Haymarket Opera triumphs with exciting account of Handel’s “Resurrezione”

Sat Jun 15, 2024 at 1:47 pm

By John von Rhein

Jonathan Woody was among the cast in Haymarket Opera’s performance of Handel’s La Resurrezione, conducted by Christian Curnyn Friday night. Photo: Elliot Mandel

Haymarket Opera Company has been on a Handelian roll since its debut season in 2011, when it ventured the serenade Aci, Galatea et Polifemo. Since then, Chicago’s exemplar of period stage performance fidelity has racked up no fewer than seven more productions of works by George Frideric Handel. 

Haymarket’s latest, and strongest, Handelian foray arrived on Friday night, when artistic director Craig Trompeter and friends brought an exciting, scrupulously musical account of the master’s sacred oratorio La Resurrezione di Nostro Signor Gesu Cristo—best known as La Resurrezione—to Gannon Concert Hall in the Holtschneider Performance Center of DePaul University. Chase Hopkins again served as creative producer.

Loosely based on the Gospels’ accounts of Christ’s Resurrection, La Resurrezione is opera by other means, written in 1708 during the young composer’s Roman sojourn: a sacred drama masquerading as an oratorio because of the papal ban on opera in Rome during that era. The 23-year-old composer responded with an ambitious, richly varied score of surpassing brilliance for the singers and players alike, filled with bold instrumental effects.

Handel’s portrayal of the titanic battle between the protagonists of darkness and light, culminating in the victory of Christ’s acolytes over death, well and truly launched the composer on his storied path to fame and glory.

Haymarket pulled out all the proverbial stops for this one. A top-flight American vocal ensemble was led by the accomplished British early-music specialist Christian Curnyn, in his welcome return to the city. He led the company’s expert period band—20 instrumentalists in all, headed by guest concertmaster Rachel Barton Pine— and a trusty continuo team with verve and idiomatic assurance.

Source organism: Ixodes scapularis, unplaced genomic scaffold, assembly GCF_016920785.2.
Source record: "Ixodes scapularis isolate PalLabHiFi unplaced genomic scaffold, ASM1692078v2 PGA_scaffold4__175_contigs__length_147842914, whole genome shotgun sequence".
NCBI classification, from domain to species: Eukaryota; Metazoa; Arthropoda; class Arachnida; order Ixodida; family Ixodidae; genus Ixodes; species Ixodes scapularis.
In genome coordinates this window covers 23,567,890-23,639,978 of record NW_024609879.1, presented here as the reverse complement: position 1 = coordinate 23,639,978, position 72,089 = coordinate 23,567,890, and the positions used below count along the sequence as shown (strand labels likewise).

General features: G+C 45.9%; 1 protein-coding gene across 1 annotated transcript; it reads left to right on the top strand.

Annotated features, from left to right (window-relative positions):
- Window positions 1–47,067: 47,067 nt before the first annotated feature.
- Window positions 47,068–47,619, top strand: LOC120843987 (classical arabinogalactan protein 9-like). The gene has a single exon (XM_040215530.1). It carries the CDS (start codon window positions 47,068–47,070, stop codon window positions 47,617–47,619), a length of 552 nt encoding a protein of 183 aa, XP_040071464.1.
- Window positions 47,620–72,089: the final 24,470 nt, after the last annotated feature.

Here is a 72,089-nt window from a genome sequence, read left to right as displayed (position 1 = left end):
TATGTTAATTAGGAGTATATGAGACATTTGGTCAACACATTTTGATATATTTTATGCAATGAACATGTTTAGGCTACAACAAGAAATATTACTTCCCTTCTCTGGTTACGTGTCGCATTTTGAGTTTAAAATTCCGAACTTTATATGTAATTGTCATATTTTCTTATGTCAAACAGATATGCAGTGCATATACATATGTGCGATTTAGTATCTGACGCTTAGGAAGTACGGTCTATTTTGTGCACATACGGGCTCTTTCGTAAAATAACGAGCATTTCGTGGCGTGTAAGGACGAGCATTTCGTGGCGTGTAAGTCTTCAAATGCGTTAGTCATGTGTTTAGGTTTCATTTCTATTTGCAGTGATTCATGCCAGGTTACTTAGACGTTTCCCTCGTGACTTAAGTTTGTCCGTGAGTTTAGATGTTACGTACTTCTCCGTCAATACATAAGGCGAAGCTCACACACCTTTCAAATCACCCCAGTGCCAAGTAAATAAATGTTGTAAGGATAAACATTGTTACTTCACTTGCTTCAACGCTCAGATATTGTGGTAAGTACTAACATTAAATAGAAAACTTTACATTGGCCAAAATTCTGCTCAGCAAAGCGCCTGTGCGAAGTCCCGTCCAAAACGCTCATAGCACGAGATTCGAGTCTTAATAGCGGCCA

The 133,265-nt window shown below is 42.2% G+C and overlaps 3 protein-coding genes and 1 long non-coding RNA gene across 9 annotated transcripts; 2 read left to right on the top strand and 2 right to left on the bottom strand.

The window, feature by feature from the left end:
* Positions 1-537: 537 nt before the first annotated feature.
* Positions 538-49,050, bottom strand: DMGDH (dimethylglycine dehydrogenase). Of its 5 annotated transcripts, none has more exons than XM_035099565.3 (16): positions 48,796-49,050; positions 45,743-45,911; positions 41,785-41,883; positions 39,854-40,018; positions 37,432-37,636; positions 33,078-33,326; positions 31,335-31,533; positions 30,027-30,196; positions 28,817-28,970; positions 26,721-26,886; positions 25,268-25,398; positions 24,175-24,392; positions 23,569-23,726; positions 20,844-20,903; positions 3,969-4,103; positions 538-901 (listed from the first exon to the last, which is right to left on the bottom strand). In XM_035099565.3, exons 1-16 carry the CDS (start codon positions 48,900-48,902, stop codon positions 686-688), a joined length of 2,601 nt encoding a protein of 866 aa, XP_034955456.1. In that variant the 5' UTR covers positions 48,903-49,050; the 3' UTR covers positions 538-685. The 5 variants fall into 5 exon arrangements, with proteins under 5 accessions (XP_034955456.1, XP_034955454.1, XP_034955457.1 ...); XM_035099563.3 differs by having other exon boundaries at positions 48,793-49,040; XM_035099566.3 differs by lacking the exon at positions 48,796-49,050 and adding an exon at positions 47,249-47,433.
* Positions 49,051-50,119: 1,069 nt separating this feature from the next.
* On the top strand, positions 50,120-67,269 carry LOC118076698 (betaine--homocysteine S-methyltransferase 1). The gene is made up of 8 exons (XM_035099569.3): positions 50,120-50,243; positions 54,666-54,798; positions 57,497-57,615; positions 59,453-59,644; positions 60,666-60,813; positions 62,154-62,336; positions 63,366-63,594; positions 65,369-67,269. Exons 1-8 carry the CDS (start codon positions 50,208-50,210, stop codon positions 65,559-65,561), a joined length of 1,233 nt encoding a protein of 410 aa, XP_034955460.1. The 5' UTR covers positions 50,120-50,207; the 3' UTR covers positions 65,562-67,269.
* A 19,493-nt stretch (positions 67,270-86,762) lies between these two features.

Handel sets the dramatic temperature on high in the opening scene where the coloratura Angel proclaims Christ’s victory, cutting short the ranting and gloating of Lucifer following the crucifixion. 

Sarah Brailey and Jonathan Woody threw themselves fearlessly into their sparring. She braved her ornate aria with a soprano of radiant beauty, heft and flexibility, savoring the expressive contrast with her later, more lyrical aria. The bass-baritone turned up the dramatic intensity on the Devil’s florid bluster powerfully yet elegantly, summoning the powers of Hades to join in an epic showdown with Heaven. Undeterred by Handel’s cruelly wide vocal range and jagged intervals, Woody made a formidable antagonist.

That said, one couldn’t vouch for the absolute accuracy of his pitches at the very end of the vocally demanding performance as Lucifer stormed off the stage in abject defeat.

Returning to Haymarket were two of the troupe’s shining stalwarts, soprano Hannah De Priest as Mary Magdalene and tenor Scott J. Brunsheen as John the Evangelist.

It was hard to imagine anyone delivering a more deeply affecting account of her taxing role than what De Priest offered on this occasion. Her bright, ideally focused sound, allied to a probing expressive intelligence, served Mary’s sorrowful outpourings as beautifully as it illuminated her “sleep” aria later on, which Handel sensuously scored for recorders, violins and sustained bass pedals.

Brunsheen was even more impressive here than in previous Haymarket outings as he dispensed the Evangelist’s wisdom and comfort with Handelian authority. His even, smoothly rounded tone, wielded with immense sensitivity to words and music, invested everything he sang with palpable emotional depth.

What a pleasure it was to hear his stylish vocalism interwoven with solo instruments, as witness the “turtle dove” aria colored by baroque flute (Leighann Daihl Regusa), viola da gamba (Trompeter) and lute (Brandon Acker). 

De Priest’s gleaming timbre contrasted nicely with the alluringly dark mezzo coloration of Quinn Middleman’s Mary of Cleophas in their duet. Middleman was technically secure and musical, if at times a bit bland of expression compared with the other solo singers.

Curnyn knew when to allow his players their choice moments in the sun without interference and when to take command, shaping a seamless performance that breathed with dramatic life for its entire 2-½-hour duration, including intermission. Judicious pacing, crisp textures and sharply etched rhythms all contributed to the success of the whole. The orchestra played very well for its honored podium guest. 

Worthy of mention were the yeoman solo and continuo contributions from Barton Pine on violin, Andrew Rosenblum on harpsichord, the oboe/recorder duo of Kathryn Montoya and Stephen Bard, trumpeters Ryan Berndt and David Kjar, and bass Jerry Fuller.

In keeping with the quasi-operatic nature of La Resurrezione and the circumstances of the original performances, the ornate projection designs created by Camilla Tassi, based on paintings of the Italian Renaissance, lent authentic flavor to the presentation. Minor quibble: Their effectiveness was unfortunately compromised by unwanted shafts of light from the hall’s permanent stage lights.

More Handelian riches are on the way this fall when Haymarket Opera will give the Chicago premiere of Handel’s rarely heard Tamerlano to celebrate the opera’s 300th anniversary Sept. 19-22. haymarketopera.org

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